I love the idea of children who would otherwise not get, getting a box of gifts for Christmas. I don’t really know what conversion to Christianity means when applied to children. You can get them to sing and pray to Jesus but you don’t really commit to any religion until you are grown-up and decide on your own lifestyle (assuming you live in a religiously free society). These children will also be influenced by the society around them with whatever religion is common or non. Maybe I’m being naive, but I don’t see the harm. Being Christian doesn’t usually split up families as there are no dietry laws or strict laws about the Sabbath, etc…

  • Hairy Farmer Family

    Hmmm. I’m horrified and disappointed to read that people have been put off contributing a shoe box in future because they have read this post and belatedly made the connection between Christmas and Christ: the wording does really give a hint, no? I know very little about Operation Christmas Child/Samaritan’s Purse, and can’t defend their corner for them, but having taken part in the shoebox scheme this year, I took the time to read their website carefully. They seem clear that A) the gift is unconditional and B) no Christian literature is added to the box – and even if it were, it wouldn’t cause me any misgivings.

    A Christian education does not equal indoctrination into some peculiar cult – when did we start thinking this? Why do you ‘have to be careful’? What, precisely, do you think is going to happen? Wako?! And, importantly, I am curious to know if anyone uncomfortable with the gospel education element to this charity feel similarly worried about the probity of the UK’s 6,500+ CofE/Catholic faith schools, where children receive significantly more ‘evangelising’ than the odd piece of accompanying literature as the price of their education. Or is that ok because it’s the good old English shires and God functions differently there? If anyone tells me they are changing their mind over the dodgy OCC box because of the religious connotation, but aspires to send their child to the local high-performing faith school, I shall bust my girdle laughing at their hypocrisy.

    I am not a regular churchgoer, by any means, or an evangelical Christian worshipper, but I have many valued friends and acquaintances who are. I dislike the way in which ‘Christian’ ‘Missionary’ and ‘evangelical’ are subtly somehow equated with seedy, tub-thumping, happy-clappy, hidden-agenda-toting monomaniacs whom responsible carers should not entrust with the spiritual welfare of a poor, vulnerable child. It simply isn’t true, for the most part: these are good people. Kind people. People of integrity. Charity and Christianity may not need ‘to go hand in hand’, but without wishing to fall into sweeping generalisations, sometimes the only charities working and co-ordinating aid efforts on the ground in areas that desperately require help are Christian ones. They distribute literature as a part of what they do, but it is very far from all they do. I quietly suspect a little evangelical fervour might be what a body sometimes requires to keep on plodding through the sort of dismal life wreckage that is the lot of the average underprivileged child, without flagging altogether.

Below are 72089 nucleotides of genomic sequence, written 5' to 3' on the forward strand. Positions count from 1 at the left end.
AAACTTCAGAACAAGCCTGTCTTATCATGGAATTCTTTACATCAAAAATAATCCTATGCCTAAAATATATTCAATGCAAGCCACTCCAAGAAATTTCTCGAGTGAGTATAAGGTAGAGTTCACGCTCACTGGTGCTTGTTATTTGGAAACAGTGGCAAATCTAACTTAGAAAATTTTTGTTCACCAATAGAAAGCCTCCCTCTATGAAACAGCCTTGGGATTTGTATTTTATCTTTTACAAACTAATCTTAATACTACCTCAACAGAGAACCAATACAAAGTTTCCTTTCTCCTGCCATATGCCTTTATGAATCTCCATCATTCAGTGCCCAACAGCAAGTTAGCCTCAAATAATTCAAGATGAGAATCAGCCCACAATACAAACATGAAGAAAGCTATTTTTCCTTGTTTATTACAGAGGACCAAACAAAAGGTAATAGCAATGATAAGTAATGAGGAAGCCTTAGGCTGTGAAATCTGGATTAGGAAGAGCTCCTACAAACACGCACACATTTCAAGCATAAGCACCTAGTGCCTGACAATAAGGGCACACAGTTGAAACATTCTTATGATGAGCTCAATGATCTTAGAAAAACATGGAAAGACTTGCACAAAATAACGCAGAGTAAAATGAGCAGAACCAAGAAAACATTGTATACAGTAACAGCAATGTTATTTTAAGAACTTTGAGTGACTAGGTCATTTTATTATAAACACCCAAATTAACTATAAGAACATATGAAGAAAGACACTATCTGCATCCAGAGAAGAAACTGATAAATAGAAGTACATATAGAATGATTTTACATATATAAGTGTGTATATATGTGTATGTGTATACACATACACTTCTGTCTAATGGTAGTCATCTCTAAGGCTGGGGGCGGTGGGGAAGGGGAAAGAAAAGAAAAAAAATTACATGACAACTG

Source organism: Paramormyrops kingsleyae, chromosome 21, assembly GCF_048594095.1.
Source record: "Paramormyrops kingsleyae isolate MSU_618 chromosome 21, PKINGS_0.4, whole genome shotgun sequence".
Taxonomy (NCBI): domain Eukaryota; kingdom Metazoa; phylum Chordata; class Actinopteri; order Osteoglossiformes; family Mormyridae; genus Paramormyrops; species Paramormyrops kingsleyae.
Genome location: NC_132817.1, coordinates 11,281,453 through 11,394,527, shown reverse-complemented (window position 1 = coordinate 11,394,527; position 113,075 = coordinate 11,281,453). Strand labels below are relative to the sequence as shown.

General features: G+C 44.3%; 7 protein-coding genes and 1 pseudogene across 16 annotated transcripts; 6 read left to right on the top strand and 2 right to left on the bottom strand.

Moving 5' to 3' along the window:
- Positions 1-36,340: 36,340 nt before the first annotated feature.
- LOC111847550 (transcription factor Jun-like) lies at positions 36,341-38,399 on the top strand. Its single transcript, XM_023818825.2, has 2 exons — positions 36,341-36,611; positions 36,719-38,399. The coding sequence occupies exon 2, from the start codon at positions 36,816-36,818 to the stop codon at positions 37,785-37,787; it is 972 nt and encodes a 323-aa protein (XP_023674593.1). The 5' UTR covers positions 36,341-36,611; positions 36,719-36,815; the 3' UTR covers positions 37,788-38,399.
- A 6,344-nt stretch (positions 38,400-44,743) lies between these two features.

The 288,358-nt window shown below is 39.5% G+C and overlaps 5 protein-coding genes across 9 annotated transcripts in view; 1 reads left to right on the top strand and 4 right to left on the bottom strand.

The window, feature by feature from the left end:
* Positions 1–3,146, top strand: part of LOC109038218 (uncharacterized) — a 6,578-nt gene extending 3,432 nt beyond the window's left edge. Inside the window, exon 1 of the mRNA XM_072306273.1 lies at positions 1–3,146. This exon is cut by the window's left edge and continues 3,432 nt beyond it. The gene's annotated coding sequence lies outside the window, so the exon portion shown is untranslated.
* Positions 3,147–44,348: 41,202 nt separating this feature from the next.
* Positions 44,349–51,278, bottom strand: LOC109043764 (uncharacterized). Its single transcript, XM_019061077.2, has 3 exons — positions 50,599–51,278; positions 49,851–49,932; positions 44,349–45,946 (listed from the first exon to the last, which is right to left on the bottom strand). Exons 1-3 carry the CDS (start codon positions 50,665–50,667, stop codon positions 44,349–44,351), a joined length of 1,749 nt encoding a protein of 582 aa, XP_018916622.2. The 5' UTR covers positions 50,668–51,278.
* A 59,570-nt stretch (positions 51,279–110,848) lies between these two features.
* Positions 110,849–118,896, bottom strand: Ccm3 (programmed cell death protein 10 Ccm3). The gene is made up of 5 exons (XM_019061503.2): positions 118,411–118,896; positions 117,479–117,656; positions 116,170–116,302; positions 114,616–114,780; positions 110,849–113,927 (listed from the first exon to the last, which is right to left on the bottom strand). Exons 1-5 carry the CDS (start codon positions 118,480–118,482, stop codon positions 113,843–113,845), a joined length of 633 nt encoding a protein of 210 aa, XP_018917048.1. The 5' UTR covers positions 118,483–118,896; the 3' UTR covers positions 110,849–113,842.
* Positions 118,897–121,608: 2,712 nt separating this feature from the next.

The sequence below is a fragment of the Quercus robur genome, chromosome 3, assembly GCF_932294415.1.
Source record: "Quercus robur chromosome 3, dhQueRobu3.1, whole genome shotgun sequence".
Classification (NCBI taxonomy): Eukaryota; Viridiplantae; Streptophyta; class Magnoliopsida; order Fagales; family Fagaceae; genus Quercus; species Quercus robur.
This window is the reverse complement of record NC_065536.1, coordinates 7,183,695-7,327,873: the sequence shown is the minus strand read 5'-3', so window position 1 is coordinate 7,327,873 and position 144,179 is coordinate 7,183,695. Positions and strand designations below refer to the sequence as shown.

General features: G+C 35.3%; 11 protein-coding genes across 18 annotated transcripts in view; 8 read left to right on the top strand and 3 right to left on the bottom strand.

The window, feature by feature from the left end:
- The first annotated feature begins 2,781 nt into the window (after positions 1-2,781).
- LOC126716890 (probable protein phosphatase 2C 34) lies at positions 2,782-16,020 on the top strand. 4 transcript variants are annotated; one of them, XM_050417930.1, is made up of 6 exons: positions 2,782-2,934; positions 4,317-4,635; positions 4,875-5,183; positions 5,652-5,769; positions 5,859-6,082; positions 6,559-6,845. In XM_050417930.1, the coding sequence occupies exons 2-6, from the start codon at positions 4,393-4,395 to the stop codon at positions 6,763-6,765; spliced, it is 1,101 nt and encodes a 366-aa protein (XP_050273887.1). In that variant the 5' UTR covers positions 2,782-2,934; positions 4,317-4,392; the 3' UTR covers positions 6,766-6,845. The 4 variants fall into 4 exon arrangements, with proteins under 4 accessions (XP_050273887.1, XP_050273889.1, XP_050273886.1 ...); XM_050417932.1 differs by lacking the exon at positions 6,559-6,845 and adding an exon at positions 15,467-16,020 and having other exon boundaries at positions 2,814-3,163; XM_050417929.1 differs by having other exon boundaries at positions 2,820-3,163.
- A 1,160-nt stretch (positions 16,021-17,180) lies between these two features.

Leaflet, smleaflet. I would far rather a child had a gift (tat or not, it is all that many will get) accompanied by the literature of the organisation that is probably already committed to feeding, clothing and housing them, than no gift at all. These children are vulnerable; they are not daft or gullible. If they are uplifted and inspired by the Christian values they hear about: fine. They seem pretty fair values to me. If they grow up thinking that Christianity sucks sweaty donkey balls, fine too: I know some very admirable humanists.

    I completely agree that the shoebox seems a spectacularly inefficient way to give. However, some high-profile charities don’t seem immune to the odd bit of inept fund management http://en.wikipedia.org/wiki/Sentebale, and mostly importantly, as Abby points out, it is an extremely hands-on way to introduce our own children to the concepts of charity, poverty, want, hunger, cold, deprivation, and misery, which is why I chose to take part.

    Besides, if I asked Harry to send a cow, he might try and actually give them one of ours.

    • Mum in the Madhouse

      Hairy Farmer Family » Thank you for the comment. I just wanted to respond to say it was not my intention to imply that being a christian, missionary or an evangelical christian was seedy in any way shape or form, especially as my brother was a missionary for two years. I was asked to promote operation Christmas child by a PR company and decided to look in to it further before deciding too. In the UK they do not put the leaflets in the boxes, but they are handed out with them and it was this newsletter that made my decision easy for me http://www.samaritanspurse.org/index.php/Newsletter/october_09/

      I agree with whole ethos of Christmas is Christian and I am not in any way trying to put people off giving, I am just pointing out why we will not be doing a shoe box this year or we will be looking for a different campaign as Harriet pointed ut they are not all run by Samaritans purse. In fact the local church does one that is handed out to under privileged children in our own local area.

Comments are closed.